Hey, my latest piece for the magazine is online today. It's actually a sidebar to a big piece by Kristina Rizga about the year she spent embedded at Mission High, a low-income high school in San Francisco. At Mission High, she reports, test scores aren't enough to tell you the whole story of how well they're performing:
One of the most diverse high schools in the country, Mission has 925 students holding 47 different passports. The majority are Latino, African American, and Asian American, and 72 percent are poor. Yet even as the school was being placed on the list of lowest-performing schools, 84 percent of the graduating class went on to college, higher than the district average; this year, 88 percent were accepted. (Nationally, 32 percent of Latino and 38 percent of African American students go to college.) That same year, Mission improved Latinos' test scores more than any other school in the district. And while suspensions are skyrocketing across the nation, they had gone down by 42 percent at Mission. [Principal Eric] Guthertz had seen dropout rates fall from 32 percent to 8 percent. Was this what a failing school looked like?
As we used to say back in the day, read the whole thing! My sidebar is a counterpoint aimed at people who think test scores do say a lot about whether a school is successful or not. And my point is simple: if you look at the most widely accepted national test (the NAEP), and if you look at its results over the past few decades, American schools aren't getting worse. They just aren't. You might think they aren't improving fast enough, and that's fine. You might think we spend too much on them, and that's fine too. But based on test scores, today's kids aren't doing worse than kids of the previous couple of generations. Despite the endless doomsaying you hear practically everywhere, they're doing better:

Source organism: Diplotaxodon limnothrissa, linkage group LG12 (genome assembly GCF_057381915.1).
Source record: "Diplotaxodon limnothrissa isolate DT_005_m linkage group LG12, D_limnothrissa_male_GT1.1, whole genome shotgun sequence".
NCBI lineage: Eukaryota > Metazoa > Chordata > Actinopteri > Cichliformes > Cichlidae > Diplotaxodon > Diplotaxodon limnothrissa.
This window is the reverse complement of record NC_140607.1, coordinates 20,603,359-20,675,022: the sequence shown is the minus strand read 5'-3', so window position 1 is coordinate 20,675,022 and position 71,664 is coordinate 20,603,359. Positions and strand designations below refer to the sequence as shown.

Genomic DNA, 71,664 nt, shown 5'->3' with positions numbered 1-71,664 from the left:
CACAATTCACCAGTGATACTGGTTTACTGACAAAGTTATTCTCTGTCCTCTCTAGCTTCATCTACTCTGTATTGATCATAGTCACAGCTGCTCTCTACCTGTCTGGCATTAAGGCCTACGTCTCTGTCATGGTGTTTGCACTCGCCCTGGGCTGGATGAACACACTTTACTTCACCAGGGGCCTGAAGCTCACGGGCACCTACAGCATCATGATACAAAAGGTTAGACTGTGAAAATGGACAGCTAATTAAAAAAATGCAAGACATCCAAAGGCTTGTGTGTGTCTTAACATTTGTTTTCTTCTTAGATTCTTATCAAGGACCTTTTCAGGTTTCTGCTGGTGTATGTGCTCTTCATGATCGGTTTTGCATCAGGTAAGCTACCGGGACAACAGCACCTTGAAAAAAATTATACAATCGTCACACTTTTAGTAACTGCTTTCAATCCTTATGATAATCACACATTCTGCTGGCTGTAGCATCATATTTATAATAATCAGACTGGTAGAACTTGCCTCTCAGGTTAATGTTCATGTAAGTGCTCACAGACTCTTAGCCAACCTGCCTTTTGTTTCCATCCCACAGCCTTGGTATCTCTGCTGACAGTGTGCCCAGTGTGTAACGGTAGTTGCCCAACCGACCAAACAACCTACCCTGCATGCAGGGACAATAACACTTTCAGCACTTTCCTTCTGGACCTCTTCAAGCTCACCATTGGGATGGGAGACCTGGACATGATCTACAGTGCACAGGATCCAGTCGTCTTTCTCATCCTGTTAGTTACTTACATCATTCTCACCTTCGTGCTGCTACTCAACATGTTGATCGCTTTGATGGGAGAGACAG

There's more to this story, and if you make it to the end you'll see that the news isn't all rosy. But the news isn't terrible, either.
We have plenty of failing schools, and we should be doing a lot more to figure out how to fix them. It's a disgrace for a rich country like the United States to be failing so many of its kids. At the same time, taken as a whole, the American educational system isn't in decline. That's something you don't hear very often because there are a lot of interest groups who are invested in a narrative of educational failure. But the data just doesn't back them up.